At the European Central Bank (ECB)’s last meeting, policymakers agreed to the bank’s first interest rate hike in more than a decade. The quarter-point rise, set to take place at its next meeting on July 21, will raise rates from their historic lows.
“We will go as far as necessary to ensure that inflation stabilizes at our 2% target over the medium term,” ECB head Christine Lagarde said on Tuesday. “We are still expecting positive growth rates due to the domestic buffers against the loss of growth momentum,” Lagarde said earlier this week. The ECB forecast in June a GDP rate of 2.8% for the region this year. New forecasts will be published in September.
Sweden’s Riksbank this week accelerated the pace of its rate rises to 50bp in response to soaring inflation, mirroring similar moves by central banks in Switzerland and Norway. The US Federal Reserve last month raised interest rates by 75bp.
The ECB inflation target is 2%.
The effect of ECB interest raise
EUR/USD has fallen over the past few days. In the view of an economist at Commerzbank, inflation data from the eurozone is unlikely to change the European Central Bank’s (ECB’s) cautious course, therefore, the pair is set to stay under pressure.
Core inflation, excluding more volatile energy and food prices, slowed slightly to 3.7% in June, reflecting cheaper public transport due to government subsidies. These measures included Germany’s temporary €9 monthly train ticket, which helped to slow the country’s inflation rate to 8.2%. Services price growth in the Eurozone slowed to 3.4%, while non-energy industrial goods prices continued to accelerate at 4.3 percent.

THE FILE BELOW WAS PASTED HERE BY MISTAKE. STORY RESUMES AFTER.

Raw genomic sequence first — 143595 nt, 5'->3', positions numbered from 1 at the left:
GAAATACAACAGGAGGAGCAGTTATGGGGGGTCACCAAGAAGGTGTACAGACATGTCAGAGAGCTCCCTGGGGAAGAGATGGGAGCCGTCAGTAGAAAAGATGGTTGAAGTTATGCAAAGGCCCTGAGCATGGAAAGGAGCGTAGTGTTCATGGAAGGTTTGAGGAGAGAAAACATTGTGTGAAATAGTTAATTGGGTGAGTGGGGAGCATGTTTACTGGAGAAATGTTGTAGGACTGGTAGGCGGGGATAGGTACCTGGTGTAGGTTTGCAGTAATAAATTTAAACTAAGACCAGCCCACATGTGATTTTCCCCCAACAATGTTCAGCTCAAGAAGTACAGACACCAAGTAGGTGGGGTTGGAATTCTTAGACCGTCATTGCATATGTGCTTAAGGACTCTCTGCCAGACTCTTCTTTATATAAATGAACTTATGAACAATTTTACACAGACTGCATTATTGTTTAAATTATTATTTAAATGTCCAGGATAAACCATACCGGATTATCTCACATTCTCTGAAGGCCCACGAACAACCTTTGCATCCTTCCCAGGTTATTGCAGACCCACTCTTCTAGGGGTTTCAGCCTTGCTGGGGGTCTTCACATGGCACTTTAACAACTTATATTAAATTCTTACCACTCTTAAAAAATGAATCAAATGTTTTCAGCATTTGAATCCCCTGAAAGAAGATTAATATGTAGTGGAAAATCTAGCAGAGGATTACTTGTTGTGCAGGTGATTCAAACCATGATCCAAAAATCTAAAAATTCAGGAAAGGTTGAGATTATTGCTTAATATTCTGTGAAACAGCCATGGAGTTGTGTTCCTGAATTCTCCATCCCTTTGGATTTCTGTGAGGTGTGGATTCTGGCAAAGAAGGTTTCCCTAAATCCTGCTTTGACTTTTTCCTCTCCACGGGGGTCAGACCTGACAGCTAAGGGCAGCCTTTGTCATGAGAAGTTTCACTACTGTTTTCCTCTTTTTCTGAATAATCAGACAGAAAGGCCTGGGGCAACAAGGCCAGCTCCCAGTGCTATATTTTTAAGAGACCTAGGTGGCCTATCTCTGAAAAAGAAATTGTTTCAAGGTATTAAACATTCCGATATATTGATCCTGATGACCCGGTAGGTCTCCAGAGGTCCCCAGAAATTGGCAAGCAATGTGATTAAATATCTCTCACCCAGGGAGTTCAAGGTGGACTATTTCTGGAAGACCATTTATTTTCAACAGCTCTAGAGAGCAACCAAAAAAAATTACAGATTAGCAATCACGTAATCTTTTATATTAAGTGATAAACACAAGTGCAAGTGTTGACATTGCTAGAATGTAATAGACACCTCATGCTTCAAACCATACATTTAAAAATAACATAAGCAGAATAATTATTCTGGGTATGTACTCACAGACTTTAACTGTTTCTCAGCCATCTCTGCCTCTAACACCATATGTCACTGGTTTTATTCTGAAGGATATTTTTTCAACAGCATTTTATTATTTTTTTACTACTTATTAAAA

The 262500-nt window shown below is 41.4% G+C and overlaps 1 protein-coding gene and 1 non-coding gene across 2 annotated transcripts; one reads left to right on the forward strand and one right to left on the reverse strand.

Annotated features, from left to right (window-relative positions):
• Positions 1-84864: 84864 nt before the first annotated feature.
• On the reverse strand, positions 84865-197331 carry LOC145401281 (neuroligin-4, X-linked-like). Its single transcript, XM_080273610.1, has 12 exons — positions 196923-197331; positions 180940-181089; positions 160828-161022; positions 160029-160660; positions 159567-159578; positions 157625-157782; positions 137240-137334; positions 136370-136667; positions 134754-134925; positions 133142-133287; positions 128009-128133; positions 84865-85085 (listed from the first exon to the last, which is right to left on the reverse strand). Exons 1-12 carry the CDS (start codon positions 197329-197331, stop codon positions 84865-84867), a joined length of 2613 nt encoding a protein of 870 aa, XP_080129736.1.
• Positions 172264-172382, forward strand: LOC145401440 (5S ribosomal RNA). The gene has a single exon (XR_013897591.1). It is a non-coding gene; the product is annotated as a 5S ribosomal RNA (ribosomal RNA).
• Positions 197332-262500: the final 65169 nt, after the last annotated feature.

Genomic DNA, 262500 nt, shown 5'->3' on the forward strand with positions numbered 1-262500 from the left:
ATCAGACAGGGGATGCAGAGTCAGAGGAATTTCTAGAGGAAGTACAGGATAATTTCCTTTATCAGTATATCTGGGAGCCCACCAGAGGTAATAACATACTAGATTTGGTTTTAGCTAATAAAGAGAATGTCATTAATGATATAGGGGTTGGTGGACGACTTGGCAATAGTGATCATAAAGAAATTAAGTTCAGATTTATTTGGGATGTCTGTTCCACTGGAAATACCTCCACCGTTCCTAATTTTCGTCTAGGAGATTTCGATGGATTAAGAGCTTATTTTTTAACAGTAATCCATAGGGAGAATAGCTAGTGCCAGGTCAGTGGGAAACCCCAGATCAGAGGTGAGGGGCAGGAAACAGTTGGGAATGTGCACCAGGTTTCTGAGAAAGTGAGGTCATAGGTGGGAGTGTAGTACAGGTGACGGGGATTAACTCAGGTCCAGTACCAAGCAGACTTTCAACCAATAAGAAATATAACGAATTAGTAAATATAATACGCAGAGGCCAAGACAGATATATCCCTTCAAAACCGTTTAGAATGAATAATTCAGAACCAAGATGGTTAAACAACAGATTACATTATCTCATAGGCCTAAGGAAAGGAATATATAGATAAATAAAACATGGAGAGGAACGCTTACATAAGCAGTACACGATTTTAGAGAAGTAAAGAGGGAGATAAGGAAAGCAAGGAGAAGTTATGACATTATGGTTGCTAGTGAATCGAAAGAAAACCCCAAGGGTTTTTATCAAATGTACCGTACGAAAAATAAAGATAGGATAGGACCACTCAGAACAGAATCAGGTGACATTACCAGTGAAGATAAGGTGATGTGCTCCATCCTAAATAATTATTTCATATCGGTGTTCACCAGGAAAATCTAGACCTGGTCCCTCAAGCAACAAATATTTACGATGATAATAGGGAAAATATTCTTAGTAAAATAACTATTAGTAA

Because the countries in the Eurozone all have different economies, the situation in each one varies. While inflation in Germany and the Netherlands dipped slightly in June, Spain set a record, hitting double digits for the first time since 1985. For the three Baltic States in northeast Europe — Latvia, Lithuania, and Estonia — prices that high have been a reality for months.
Below is a brief analysis of inflation in various Eurozone countries:
Estonia has recorded the highest annual inflation rate in the Eurozone at 22%. Its neighbors on the Baltic Sea, Latvia is at 19% and 20.5% for Lithuania. Their efforts to replace Russian energy have left them exposed to exorbitant prices on the spot markets. The three countries lack domestic energy sources.